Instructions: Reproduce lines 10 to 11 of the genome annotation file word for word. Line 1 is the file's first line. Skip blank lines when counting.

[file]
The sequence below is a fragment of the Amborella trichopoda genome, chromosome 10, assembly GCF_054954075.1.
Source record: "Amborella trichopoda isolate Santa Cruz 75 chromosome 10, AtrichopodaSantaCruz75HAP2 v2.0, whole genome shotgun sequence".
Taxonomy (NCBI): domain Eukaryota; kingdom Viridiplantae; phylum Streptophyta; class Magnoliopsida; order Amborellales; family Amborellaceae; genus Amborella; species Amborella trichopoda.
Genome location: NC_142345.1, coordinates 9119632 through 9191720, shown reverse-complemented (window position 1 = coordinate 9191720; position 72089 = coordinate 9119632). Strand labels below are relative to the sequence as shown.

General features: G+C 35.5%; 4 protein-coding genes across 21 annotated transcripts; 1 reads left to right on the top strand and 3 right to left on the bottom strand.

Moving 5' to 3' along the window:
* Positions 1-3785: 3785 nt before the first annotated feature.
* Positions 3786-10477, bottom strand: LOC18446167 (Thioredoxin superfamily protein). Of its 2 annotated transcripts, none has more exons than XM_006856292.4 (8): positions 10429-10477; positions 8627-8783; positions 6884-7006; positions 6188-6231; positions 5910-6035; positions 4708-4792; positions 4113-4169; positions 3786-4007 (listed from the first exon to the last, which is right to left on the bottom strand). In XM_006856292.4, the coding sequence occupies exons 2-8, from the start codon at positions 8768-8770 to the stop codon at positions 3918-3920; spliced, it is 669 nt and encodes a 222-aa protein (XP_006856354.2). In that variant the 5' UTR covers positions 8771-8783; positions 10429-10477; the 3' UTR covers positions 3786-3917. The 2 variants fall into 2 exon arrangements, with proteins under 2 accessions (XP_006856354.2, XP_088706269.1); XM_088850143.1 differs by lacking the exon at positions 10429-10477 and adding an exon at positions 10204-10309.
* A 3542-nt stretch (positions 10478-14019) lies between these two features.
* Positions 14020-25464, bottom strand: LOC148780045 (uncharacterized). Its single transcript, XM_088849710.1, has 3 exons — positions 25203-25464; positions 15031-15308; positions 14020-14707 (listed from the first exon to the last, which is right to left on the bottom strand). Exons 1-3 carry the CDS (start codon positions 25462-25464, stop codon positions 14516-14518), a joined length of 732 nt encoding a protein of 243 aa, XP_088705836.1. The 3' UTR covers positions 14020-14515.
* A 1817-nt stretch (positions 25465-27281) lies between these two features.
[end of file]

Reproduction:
* Positions 14020-25464, bottom strand: LOC148780045 (uncharacterized). Its single transcript, XM_088849710.1, has 3 exons — positions 25203-25464; positions 15031-15308; positions 14020-14707 (listed from the first exon to the last, which is right to left on the bottom strand). Exons 1-3 carry the CDS (start codon positions 25462-25464, stop codon positions 14516-14518), a joined length of 732 nt encoding a protein of 243 aa, XP_088705836.1. The 3' UTR covers positions 14020-14515.
* A 1817-nt stretch (positions 25465-27281) lies between these two features.